Repression of free speech is not a new phenomenon. The curbing of freedom to fit politically correct agendas has been done by authoritarian elites before both Cicero and Seneca. The modern version enters the scene after World War II with the neo-Marxist thinking of people like Herbert Marcuse, the father of the student revolution in the 1960s. In "A critique of pure tolerance," Marcuse speaks of the need to change oppressive conditions the majority population represents – defined as the ideas of the bourgeoisie, the Christians and conservatives. The majority groups became the enemy.
Marcuse's words reveal the authoritarian pursuit, stating that repressing the worldview of the majority is necessary to achieve the desired goal: to change the value system and revolutionize the culture in the West. An open and free society with respect for difference of opinion represents the kind of tolerance that strengthens the "tyranny of the majority," he states, "against which authentic liberals protested." His definition of a liberal is consequently a person who is bent on demolishing the ideas of the majority. In other words, suppression of non-Marxist views was needed to strengthen "liberal progressive" ideas. Marcuse's words on the need for suppression clearly illustrates the lack of respect for free thinking rooted within critical theory, a tendency that later was to bloom into what we today experience as a regressive, illiberal left. And underlying it all, a strong socialist state and the centralization of power were vital for this radical shift in the West to succeed.
In this ideological environment, the EU was born in Europe as a steel and coal union – funded by the same German capitalists that had dominated Hitler's Germany – and the work toward a Europe with a strong centralized government began. In many ways, the EU represents a Regional Socialism as opposed to the National Socialism that failed in Germany. Both National Socialism and now Regional Socialism sought to control the European region, both bearing in common a radical dislike toward the traditional and religious European values. The work to feverishly erase the memory that intolerant Nazi Socialism was, in fact, left-wing has been most successful. This has been pointed out by many, among them author Jonah Goldberg in "Liberal Fascism." The Nazi Party stood for a strong centralization of government and power, a rigid culture of consensus, few individual liberties and strong media indoctrination with heavy use of propaganda.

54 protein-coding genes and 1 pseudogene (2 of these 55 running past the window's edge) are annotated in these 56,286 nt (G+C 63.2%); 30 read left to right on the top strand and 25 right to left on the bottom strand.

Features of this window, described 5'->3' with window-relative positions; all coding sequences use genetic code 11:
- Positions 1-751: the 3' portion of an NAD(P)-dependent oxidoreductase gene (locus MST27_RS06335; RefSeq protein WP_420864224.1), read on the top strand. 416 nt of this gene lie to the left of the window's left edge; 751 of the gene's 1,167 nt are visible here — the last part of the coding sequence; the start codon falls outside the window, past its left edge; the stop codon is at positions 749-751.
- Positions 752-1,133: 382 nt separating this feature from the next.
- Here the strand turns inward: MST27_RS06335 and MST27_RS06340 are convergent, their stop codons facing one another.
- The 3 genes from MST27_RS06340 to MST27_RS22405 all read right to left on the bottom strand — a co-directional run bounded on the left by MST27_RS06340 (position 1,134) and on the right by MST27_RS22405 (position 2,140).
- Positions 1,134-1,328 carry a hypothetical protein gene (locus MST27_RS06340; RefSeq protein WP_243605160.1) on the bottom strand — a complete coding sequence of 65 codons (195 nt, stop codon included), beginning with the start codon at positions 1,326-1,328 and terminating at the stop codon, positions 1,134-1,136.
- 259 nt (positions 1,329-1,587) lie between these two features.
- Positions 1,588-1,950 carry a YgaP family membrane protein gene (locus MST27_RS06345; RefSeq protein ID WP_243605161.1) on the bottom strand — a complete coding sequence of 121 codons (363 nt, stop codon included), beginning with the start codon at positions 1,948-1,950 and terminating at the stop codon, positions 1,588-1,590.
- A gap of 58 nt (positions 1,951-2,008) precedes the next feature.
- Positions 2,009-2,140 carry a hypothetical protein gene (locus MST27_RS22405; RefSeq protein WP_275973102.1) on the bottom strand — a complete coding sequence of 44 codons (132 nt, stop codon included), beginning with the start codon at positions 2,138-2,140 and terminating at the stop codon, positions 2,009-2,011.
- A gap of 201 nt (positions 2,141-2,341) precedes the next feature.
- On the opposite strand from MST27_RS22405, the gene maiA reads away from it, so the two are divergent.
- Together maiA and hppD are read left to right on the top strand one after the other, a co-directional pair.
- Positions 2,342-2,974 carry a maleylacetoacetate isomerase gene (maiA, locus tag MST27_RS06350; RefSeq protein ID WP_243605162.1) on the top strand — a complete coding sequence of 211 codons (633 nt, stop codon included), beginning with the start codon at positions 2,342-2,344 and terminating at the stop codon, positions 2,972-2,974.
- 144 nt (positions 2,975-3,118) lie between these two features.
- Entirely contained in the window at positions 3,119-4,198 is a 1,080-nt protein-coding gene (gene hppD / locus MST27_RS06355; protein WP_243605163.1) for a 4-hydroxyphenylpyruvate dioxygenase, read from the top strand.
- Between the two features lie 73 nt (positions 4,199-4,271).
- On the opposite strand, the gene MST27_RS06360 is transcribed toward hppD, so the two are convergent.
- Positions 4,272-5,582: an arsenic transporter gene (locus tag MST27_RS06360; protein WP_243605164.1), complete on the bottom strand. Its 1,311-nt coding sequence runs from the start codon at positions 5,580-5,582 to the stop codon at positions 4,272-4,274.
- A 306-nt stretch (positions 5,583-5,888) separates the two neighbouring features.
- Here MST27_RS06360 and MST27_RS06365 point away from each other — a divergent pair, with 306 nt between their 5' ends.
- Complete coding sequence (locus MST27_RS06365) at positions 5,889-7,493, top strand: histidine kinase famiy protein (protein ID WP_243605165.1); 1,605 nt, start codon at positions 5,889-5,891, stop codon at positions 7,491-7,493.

Advertisement - story continues below
Few seem to recall that the Nazi Party was a form of socialism. Communism, socialism and National Socialism were all influenced by this root-ideology. At the time, Hitler fought Communist Russia, often referring to its ideology as the enemy, yet pure Marxist thinking influenced both. And Hitler steadily spoke about the importance of the Socialist approach in National Socialism as the solution for Germany.
Hermann Rauschning, who knew Hitler personally, wrote in "Hitler Speaks: A Series of Political Conversations with Adolf Hitler On His Real Aims," a work first published in 1939 and thoroughly researched since, that Hitler felt profoundly indebted to the Marxist tradition. Hitler said that his differences with Communists were more tactical than ideological.
TRENDING: Our new black Republican leaders
Hitler also spoke, as stated in the memoirs of his friend Otto Wagener, "Hitler: Memoirs of a Confidant," of the importance of ending the age of individualism and transcending into a socialist state without revolutions such as that of Lenin. The route of revolution quenched the educated bourgeoisie, Hitler felt, thus the need to enforce a strong socialist state without removing the structures of the elite. As pointed out by George Watson in The Independent, this early account of Hitler's opinions shows that he initially believed in socialism without civil war. Hitler also deviated from Marxism by accentuating the importance of racial and ethnic heritage. He emphasized nationalism – the belief in the fatherland, rather than "the internationalist proletariat," the classical Marxist ideal of a borderless, "globalist" society.
Eventually, as the advocates of critical theory reached the peak of their own institutional power, they too became infected by the same virus that had plagued the bourgeoisie before them. Power tends to corrupt and "absolute power corrupts absolutely," as historian Lord Acton put it. The once "oppressed" progressives – socialist underdogs fighting for "justice for the worker" – became the new oppressive bourgeoisie who were just as skillful as the previous generation in securing power and influence at the expense of others. They became the new, illiberal Western elite.